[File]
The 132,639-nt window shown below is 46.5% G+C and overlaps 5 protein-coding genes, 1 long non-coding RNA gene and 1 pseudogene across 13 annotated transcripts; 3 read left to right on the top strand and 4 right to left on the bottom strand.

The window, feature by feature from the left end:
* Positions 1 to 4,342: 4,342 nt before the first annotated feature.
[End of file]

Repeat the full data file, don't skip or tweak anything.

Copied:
The 132,639-nt window shown below is 46.5% G+C and overlaps 5 protein-coding genes, 1 long non-coding RNA gene and 1 pseudogene across 13 annotated transcripts; 3 read left to right on the top strand and 4 right to left on the bottom strand.

The window, feature by feature from the left end:
* Positions 1 to 4,342: 4,342 nt before the first annotated feature.